Global burden of TB and the links with HIV
- Two billion people worldwide are infected with the bacteria that cause tuberculosis (TB). This is known as latent TB infection. Normally only about 10% of people with latent infection will go on to develop TB disease during their lifetime and mostly within two years of infection.
- At least one-third of the 38.6 million people living with HIV worldwide are also infected with TB and at greatly increased risk of developing TB disease.
- HIV weakens the immune system and makes it more likely that latent TB infection progresses to active TB disease. People living with HIV are up to 50 times more likely to develop TB disease over their lifetime people who are HIV negative.
- HIV also increases the chance of relapse in previously treated TB patients.
- The majority of cases of tuberculosis in people living with HIV occur in sub-Saharan Africa, where up to 80% of TB patients may be co-infected with HIV.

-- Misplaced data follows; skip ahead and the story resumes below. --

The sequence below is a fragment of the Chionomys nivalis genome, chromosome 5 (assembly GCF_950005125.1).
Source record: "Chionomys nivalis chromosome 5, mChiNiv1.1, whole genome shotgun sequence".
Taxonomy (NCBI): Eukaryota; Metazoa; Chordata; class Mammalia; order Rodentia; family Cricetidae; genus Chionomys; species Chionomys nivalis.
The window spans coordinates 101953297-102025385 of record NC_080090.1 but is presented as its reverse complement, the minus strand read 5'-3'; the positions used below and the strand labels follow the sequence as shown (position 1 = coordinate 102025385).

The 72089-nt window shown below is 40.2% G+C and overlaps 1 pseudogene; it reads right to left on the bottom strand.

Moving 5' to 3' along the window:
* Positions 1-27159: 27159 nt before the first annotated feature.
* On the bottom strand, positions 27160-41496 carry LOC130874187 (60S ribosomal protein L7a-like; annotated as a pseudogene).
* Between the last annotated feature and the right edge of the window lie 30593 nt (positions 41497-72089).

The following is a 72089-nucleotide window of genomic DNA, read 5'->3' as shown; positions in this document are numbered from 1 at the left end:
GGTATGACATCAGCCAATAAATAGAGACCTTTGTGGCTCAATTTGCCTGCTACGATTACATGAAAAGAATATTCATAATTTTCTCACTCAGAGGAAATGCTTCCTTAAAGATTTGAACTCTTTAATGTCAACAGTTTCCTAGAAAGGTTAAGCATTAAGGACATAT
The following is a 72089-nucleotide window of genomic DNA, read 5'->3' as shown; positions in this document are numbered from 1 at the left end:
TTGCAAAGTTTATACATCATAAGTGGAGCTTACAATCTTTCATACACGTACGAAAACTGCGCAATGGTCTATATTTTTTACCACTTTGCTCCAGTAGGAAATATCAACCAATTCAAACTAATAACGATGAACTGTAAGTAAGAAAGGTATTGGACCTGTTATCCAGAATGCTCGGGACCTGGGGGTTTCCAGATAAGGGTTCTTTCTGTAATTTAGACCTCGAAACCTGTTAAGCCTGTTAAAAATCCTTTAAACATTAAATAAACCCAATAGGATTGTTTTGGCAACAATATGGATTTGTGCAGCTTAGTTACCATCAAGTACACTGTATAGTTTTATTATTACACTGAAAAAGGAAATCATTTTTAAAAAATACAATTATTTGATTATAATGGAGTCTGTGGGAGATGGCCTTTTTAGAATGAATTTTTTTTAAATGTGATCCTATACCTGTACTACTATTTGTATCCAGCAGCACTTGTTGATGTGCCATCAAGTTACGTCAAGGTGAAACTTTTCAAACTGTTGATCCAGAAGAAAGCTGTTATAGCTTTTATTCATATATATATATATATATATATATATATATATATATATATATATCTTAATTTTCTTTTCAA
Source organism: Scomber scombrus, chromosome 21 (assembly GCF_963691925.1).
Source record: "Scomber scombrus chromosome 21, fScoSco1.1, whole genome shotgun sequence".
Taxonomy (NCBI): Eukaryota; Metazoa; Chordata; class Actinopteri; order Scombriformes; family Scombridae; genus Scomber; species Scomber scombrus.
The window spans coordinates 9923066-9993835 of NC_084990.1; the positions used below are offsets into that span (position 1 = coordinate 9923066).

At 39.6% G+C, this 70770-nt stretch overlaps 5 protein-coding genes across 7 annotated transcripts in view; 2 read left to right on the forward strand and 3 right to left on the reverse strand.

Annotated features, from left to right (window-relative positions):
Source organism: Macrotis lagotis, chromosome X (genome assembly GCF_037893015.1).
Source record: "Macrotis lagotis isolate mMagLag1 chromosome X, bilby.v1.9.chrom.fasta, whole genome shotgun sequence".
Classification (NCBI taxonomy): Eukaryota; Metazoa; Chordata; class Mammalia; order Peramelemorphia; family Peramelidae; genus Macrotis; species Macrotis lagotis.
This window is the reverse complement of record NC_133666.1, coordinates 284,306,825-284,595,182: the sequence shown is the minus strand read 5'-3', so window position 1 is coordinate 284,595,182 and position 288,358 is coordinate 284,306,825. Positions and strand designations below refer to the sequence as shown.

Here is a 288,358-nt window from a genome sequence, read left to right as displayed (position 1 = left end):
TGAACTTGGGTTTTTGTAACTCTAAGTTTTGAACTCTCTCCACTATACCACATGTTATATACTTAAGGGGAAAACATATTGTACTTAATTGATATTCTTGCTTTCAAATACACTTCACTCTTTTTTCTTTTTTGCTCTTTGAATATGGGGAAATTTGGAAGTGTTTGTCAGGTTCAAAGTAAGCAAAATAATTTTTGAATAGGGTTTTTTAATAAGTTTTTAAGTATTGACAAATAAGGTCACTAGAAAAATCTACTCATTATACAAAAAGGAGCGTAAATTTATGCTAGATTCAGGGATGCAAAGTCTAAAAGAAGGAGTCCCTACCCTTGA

- TB affects the entire community.
- Over the past 15 years the number of new cases of TB (TB incidence) has more than doubled in countries with high HIV prevalence.
- HIV/AIDS and TB are so closely connected that the term “co-epidemic” or “dual epidemic” is often used to describe their relationship, which is also referred to as TB/HIV or HIV/TB.
- Many people infected with HIV in developing countries develop TB as the first manifestation of AIDS. The two diseases represent a deadly combination, since they are far more destructive together than either disease alone.